Casa Nano 2.0
At BoutiqueHomes, we’re proud to support the work of Fundación Casa Wabi by offering exclusive stays for a few weeks each year at its groundbreaking art residency in Puerto Escondido, Mexico. Now, we’re doing the same in Tokyo, making limited stays available at Casa Nano 2.0, a classic post-WWII residence in the Sendagi district that serves as Casa Wabi’s Japanese extension.
Dubbed “2.0” because it replaces the foundation’s initial residency site in Tokyo, Casa Nano 2.0 is a modest, late-1950s-era home, reimagined by Studio Wasabi Architecture, with the help of Satoshi Kawakama Architects for its interiors. The 68sqm space now offers artists more room to create across its two floors, and also serves as the occasional home of Casa Wabi visionary Bosco Sodi and his interior designer wife, Lucia Corredor.
Downstairs, a bulky staircase was removed, replaced by a suspended steel model, an elegantly simple solution that makes the common space more functional and contemporary. Original cedar beams and posts have been repurposed throughout the building. Storage space was a design consideration for the couple and the residency, so floating shelves were devised to line the structure’s periphery, suspended, like the new staircase, from the beams overhead.
Upstairs, Casa Nano 2.0’s ingenious design fits three separate family rooms into the limited volume. There’s a seating room and adjacent reading nook, a couple’s bedroom and bunkroom, all divided by classic Japanese paper pocket doors fortified by glass for added privacy. The home’s doors, built-in furniture and second-story ceiling are all built of Lauan wood, and standout spaces include a tiny outdoor terrace and the open-plan galley kitchen. The dining/creating area is tucked between undulating cedar beams adjacent to the floating staircase’s void, opposite a sizeable, streetfront window that floods the residence with natural light.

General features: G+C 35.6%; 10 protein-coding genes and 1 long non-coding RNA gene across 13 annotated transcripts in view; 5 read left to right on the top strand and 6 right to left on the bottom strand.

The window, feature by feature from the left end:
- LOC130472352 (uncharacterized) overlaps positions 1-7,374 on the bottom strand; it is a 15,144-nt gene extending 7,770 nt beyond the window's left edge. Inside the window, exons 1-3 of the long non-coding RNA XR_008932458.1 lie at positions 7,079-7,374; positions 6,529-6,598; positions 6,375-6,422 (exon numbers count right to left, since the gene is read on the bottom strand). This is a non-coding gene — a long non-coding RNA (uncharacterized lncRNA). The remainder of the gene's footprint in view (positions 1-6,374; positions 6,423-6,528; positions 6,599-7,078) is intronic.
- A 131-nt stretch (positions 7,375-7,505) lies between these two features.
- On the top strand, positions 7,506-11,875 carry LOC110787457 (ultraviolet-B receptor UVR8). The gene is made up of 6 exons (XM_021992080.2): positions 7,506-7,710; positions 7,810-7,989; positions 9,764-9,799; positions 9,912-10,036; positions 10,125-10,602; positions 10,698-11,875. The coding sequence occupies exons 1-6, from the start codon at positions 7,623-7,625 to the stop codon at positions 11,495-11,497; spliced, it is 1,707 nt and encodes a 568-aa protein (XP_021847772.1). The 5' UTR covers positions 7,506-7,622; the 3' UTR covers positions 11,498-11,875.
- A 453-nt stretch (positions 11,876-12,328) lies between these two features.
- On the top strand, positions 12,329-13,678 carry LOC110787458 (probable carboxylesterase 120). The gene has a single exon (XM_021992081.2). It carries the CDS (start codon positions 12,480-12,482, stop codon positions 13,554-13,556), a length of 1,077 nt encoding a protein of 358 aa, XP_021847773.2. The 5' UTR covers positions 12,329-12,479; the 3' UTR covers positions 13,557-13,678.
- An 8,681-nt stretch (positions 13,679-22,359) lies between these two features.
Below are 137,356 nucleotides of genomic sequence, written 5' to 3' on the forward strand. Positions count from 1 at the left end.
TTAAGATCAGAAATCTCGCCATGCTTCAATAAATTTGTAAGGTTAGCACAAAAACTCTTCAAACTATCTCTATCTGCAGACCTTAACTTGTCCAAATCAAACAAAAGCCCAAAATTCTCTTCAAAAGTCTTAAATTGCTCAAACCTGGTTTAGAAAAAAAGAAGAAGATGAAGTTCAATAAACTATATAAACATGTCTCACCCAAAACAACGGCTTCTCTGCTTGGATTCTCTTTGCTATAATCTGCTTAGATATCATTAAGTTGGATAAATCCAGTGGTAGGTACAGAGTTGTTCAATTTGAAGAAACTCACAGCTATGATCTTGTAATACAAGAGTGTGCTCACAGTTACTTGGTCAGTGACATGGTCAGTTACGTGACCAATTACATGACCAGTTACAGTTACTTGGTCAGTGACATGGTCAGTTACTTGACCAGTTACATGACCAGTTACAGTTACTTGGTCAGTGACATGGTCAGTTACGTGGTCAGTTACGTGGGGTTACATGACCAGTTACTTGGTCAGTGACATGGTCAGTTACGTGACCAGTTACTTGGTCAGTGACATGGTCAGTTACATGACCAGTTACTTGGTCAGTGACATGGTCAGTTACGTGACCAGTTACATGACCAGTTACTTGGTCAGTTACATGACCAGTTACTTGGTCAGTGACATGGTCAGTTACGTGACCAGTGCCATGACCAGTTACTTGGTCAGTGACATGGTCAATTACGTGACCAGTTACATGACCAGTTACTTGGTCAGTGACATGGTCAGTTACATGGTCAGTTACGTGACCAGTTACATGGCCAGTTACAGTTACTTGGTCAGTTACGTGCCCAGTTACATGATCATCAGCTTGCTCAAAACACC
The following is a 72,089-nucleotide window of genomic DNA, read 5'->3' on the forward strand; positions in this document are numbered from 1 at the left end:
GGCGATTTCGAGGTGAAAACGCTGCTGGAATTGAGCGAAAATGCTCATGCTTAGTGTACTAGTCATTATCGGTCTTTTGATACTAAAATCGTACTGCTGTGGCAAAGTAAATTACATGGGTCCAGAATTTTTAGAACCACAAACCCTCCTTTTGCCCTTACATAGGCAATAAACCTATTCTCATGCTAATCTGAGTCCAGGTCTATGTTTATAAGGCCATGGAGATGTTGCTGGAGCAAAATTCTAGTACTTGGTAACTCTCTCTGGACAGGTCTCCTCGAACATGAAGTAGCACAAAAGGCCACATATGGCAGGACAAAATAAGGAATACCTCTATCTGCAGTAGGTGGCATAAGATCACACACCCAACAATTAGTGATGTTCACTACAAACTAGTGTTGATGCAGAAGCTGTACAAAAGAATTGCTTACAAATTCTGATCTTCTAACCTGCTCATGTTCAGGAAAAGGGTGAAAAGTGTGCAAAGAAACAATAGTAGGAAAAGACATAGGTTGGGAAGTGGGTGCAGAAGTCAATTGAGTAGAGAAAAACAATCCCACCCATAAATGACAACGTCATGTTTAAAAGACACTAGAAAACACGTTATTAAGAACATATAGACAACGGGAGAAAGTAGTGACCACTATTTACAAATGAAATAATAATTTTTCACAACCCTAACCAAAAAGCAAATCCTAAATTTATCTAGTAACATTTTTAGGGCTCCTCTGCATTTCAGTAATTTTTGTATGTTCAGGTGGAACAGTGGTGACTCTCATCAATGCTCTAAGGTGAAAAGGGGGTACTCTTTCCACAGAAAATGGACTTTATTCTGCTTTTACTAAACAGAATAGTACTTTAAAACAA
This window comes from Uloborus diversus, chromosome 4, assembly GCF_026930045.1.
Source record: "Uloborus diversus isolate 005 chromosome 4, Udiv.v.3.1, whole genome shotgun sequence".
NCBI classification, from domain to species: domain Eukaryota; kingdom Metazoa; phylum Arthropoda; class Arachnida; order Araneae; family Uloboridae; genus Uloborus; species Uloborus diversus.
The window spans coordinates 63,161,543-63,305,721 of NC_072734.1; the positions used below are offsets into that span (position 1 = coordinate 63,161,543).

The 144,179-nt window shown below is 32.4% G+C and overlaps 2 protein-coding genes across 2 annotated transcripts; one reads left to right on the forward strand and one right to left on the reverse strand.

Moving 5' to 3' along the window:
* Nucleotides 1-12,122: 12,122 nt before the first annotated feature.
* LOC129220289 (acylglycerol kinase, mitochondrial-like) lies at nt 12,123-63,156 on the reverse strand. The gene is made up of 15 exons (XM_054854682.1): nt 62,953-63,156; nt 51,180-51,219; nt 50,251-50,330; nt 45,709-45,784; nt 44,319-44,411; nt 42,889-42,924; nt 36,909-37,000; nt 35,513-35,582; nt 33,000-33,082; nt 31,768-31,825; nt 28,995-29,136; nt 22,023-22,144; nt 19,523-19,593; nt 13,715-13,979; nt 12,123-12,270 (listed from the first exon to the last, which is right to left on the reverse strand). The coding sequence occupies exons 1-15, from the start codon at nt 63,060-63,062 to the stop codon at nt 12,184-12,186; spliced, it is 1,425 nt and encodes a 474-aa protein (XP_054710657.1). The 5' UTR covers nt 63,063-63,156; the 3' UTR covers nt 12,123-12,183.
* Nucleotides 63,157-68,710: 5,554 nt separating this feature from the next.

Little was done to alter the home’s exterior, which features a simple gabled roof and ridged awnings. The corner home’s grey façade is hung with the original, pocket metal window shades, operable sliders that can be closed completely as modern blackout shades. Known in the local architectural vernacular as amado, the shades were originally created for protection during typhoons so that interior glass panes could be shut behind the metal to prevent breakage.
Casa Nano 2.0 serves as a base for the foundation's residency program, hosting four Mexican artists each year for a period of one month each. When it’s not in use by artists, it’s open to travelers.
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Read more about Fundación Casa Wabi and its properties in Puerto Escondido here.